In the first part of the document, related to private and professional funds, the obligations on them are stated by the Commission, including directors, functionaries of private and professional fund, and investment warning; also, regulations and notifications on preparation and audit of financial statements for private and professional funds.

The second part of the document contains application for registration of public funds, content of prospectus of public fund,and other requirements for this type of mutual funds. The last part of the document is devoted to administration of the funds, and includes requirements for the registers. Schedule in the end of the document concerns information to be contained in Prospectus of a Public Fund in respect of the Manager, the Administrator, the Custodian, the Investment Adviser, the Director and other relevant persons of the fund.

Other points of the Schedule are the Constitution and Objectives of the fund, the Characteristics of Fund Interests in the fund, Valuation of fund property and fund interests, fees, distribution of income, issue and redemption of fund interests, some general and additional information.
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UK can compete - so does it need subsidies?

Russia and Romania may be two of the cheapest places in the world to produce wheat, byt the UK is only a little way behind. Releasing the result of its Global Cost of Production Challenge, Bidwells Agriculture head of research Carl Atkin, said that despite the higher unit price of inputs in the UK, cost of production per tonne is only marginally higher than in eastern Europe. 'This is because of the considerable yield advantage the UK has, based on first-class soils and a maritime climate.'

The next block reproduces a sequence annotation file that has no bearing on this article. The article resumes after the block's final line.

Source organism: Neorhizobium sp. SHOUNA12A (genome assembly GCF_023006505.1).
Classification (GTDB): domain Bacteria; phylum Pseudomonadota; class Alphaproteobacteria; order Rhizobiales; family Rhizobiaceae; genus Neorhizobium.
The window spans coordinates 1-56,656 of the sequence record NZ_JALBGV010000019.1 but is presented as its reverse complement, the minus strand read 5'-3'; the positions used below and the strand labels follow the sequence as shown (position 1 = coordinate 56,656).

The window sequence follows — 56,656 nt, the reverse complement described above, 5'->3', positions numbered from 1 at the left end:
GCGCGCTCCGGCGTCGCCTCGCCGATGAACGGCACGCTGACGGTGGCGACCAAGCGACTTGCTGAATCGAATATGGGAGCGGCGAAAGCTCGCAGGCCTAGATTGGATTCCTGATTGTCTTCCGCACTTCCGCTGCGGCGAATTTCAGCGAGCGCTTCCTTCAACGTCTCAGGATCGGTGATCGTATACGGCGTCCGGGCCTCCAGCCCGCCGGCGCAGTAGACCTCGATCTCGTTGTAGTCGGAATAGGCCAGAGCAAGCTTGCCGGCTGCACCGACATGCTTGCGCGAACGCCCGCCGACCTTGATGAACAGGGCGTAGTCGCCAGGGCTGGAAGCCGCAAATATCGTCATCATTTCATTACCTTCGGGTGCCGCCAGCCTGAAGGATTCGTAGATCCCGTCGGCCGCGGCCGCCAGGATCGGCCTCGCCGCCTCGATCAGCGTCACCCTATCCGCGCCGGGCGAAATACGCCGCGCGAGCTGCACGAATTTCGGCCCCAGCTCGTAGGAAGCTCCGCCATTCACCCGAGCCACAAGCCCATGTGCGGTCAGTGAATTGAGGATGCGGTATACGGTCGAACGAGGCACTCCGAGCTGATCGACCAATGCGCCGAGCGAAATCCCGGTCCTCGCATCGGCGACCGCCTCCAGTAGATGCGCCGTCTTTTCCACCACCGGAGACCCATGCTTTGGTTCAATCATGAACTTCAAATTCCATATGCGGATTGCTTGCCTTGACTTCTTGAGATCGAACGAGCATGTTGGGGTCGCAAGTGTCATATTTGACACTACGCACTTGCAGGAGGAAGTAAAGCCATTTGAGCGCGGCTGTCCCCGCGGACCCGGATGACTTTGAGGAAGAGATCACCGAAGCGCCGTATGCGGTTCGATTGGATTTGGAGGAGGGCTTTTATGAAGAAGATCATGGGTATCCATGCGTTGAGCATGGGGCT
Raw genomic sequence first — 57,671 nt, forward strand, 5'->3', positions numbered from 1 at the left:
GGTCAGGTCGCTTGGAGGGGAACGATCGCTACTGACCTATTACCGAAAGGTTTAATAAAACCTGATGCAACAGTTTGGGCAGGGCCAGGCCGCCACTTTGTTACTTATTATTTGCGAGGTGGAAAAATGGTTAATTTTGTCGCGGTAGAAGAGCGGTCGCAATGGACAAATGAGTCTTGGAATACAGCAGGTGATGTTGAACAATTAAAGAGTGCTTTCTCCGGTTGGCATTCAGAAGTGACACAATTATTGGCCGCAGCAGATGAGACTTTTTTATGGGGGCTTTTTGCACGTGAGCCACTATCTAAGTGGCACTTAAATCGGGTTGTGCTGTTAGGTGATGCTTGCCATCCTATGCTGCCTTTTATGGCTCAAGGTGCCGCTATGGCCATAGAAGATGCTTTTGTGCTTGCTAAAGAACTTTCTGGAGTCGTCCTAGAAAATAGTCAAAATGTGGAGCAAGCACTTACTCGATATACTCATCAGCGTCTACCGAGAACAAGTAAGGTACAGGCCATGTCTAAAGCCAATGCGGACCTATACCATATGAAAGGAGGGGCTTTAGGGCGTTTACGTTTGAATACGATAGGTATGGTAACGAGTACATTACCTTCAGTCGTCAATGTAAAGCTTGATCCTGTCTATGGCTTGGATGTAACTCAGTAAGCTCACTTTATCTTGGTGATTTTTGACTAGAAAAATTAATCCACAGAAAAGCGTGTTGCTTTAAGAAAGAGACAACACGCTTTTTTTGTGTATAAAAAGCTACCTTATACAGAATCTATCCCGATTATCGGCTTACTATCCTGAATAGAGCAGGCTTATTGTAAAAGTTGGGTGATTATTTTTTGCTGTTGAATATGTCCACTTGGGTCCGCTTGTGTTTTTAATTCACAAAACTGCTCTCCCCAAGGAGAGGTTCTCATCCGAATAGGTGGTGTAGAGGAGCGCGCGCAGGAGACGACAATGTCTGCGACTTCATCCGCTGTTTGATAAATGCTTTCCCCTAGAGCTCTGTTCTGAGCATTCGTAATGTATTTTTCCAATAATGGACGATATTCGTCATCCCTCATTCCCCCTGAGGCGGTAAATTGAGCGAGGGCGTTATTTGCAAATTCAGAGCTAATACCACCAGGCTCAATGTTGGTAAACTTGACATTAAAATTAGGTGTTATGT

Western Europe's temperate maritime climate produces one of the longest and most suitable growing seasons in the world for wheat, Mr Atkin explained. While the soils in eastern Europe and the former Soviet Union are often of equal or better quality, climatic and weather constraints temper output. In addition, there is considerable yield volatility in other parts of the world, where occasional crop failures need to be factored in. This is partly why UK what production costs per tonne are lower in Australia, Brazil and Canada.

Moreover, post-farmgate costs needed to be factored in. These can be substantial if infrastructure is poor and costs-to-market are high, as is generally the case in Russia. Costs are rsing in places such as Russia and Romania faster tham in, say Australia and Canada, as land and labour costs escalate.

If UK wheat can compete on world markets, do large-scale arable operations in East Anglia really need subsidies to be viable? Of course, re-directing CAP payments elsewhere could simply subsidise efficiency. Introducing a measure such as a cap on payments to large farmers would disadvantage the UK relative to other member states. But this analysis does raise questions about whether blanket subsidies are still required.Any source

Could Doha be back on?

India's new government is eager to resume the Doha round of world trade talks, according to the country's new minister for commerce and industry. Anand Sharma told the Financial Times that India was keen to break the impasse in negotiations. Mr Sharma's tone marks a significant shift from his predecessor, Kamal Nath, who was known for his uncomprising stance in the Doha talks.

Many countries blamed India for the breakdown of ministerial talks a year ago intended to forge a blueprint for concluding the Doha round. The meeting ended in disarray after India and the US failed to reach a compromise over the special safeguard mechanism, designed to protect farmers in poor countries from surges of agricultural imports. Washington said imports should have to increase 40 per cent to trigger safeguard tariffs, whereas India wanted a very low 10 per cent trigger.